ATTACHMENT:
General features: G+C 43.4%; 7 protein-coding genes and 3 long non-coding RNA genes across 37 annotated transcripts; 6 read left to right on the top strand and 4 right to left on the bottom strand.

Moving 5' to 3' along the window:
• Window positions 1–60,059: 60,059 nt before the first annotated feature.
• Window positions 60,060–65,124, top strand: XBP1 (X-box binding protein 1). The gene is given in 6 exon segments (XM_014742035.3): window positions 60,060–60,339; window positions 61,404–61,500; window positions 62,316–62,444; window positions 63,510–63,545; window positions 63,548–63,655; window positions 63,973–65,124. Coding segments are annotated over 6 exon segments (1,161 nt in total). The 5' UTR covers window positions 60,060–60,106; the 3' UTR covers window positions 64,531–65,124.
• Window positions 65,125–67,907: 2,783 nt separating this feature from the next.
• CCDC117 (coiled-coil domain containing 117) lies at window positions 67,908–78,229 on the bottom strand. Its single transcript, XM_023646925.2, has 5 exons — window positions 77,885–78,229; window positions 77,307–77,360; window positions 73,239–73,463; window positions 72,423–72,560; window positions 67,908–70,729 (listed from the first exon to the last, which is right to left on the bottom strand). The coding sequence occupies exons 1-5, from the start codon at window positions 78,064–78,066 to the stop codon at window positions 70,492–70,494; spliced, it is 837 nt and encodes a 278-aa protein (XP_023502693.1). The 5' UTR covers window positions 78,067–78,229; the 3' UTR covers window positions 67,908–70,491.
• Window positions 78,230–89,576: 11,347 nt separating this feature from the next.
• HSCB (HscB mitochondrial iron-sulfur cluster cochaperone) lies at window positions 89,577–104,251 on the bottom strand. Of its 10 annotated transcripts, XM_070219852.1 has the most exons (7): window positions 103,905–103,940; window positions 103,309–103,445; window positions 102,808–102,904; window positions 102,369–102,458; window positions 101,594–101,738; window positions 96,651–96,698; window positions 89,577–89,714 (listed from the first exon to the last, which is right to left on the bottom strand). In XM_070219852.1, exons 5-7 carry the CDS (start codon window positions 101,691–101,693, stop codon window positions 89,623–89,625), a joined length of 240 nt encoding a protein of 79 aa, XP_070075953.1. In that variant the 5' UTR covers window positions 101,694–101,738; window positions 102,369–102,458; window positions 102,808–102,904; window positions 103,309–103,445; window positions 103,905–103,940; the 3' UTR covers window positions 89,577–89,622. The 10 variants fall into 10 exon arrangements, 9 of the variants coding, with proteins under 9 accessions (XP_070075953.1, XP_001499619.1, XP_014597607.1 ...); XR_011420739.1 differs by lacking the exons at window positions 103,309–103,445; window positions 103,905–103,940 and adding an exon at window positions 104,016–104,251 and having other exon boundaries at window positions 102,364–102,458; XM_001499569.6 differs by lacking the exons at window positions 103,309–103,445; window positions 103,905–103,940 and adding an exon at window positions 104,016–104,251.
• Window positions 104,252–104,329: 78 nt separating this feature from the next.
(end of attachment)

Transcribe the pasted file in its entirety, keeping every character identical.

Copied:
General features: G+C 43.4%; 7 protein-coding genes and 3 long non-coding RNA genes across 37 annotated transcripts; 6 read left to right on the top strand and 4 right to left on the bottom strand.

Moving 5' to 3' along the window:
• Window positions 1–60,059: 60,059 nt before the first annotated feature.
• Window positions 60,060–65,124, top strand: XBP1 (X-box binding protein 1). The gene is given in 6 exon segments (XM_014742035.3): window positions 60,060–60,339; window positions 61,404–61,500; window positions 62,316–62,444; window positions 63,510–63,545; window positions 63,548–63,655; window positions 63,973–65,124. Coding segments are annotated over 6 exon segments (1,161 nt in total). The 5' UTR covers window positions 60,060–60,106; the 3' UTR covers window positions 64,531–65,124.
• Window positions 65,125–67,907: 2,783 nt separating this feature from the next.
• CCDC117 (coiled-coil domain containing 117) lies at window positions 67,908–78,229 on the bottom strand. Its single transcript, XM_023646925.2, has 5 exons — window positions 77,885–78,229; window positions 77,307–77,360; window positions 73,239–73,463; window positions 72,423–72,560; window positions 67,908–70,729 (listed from the first exon to the last, which is right to left on the bottom strand). The coding sequence occupies exons 1-5, from the start codon at window positions 78,064–78,066 to the stop codon at window positions 70,492–70,494; spliced, it is 837 nt and encodes a 278-aa protein (XP_023502693.1). The 5' UTR covers window positions 78,067–78,229; the 3' UTR covers window positions 67,908–70,491.
• Window positions 78,230–89,576: 11,347 nt separating this feature from the next.
• HSCB (HscB mitochondrial iron-sulfur cluster cochaperone) lies at window positions 89,577–104,251 on the bottom strand. Of its 10 annotated transcripts, XM_070219852.1 has the most exons (7): window positions 103,905–103,940; window positions 103,309–103,445; window positions 102,808–102,904; window positions 102,369–102,458; window positions 101,594–101,738; window positions 96,651–96,698; window positions 89,577–89,714 (listed from the first exon to the last, which is right to left on the bottom strand). In XM_070219852.1, exons 5-7 carry the CDS (start codon window positions 101,691–101,693, stop codon window positions 89,623–89,625), a joined length of 240 nt encoding a protein of 79 aa, XP_070075953.1. In that variant the 5' UTR covers window positions 101,694–101,738; window positions 102,369–102,458; window positions 102,808–102,904; window positions 103,309–103,445; window positions 103,905–103,940; the 3' UTR covers window positions 89,577–89,622. The 10 variants fall into 10 exon arrangements, 9 of the variants coding, with proteins under 9 accessions (XP_070075953.1, XP_001499619.1, XP_014597607.1 ...); XR_011420739.1 differs by lacking the exons at window positions 103,309–103,445; window positions 103,905–103,940 and adding an exon at window positions 104,016–104,251 and having other exon boundaries at window positions 102,364–102,458; XM_001499569.6 differs by lacking the exons at window positions 103,309–103,445; window positions 103,905–103,940 and adding an exon at window positions 104,016–104,251.
• Window positions 104,252–104,329: 78 nt separating this feature from the next.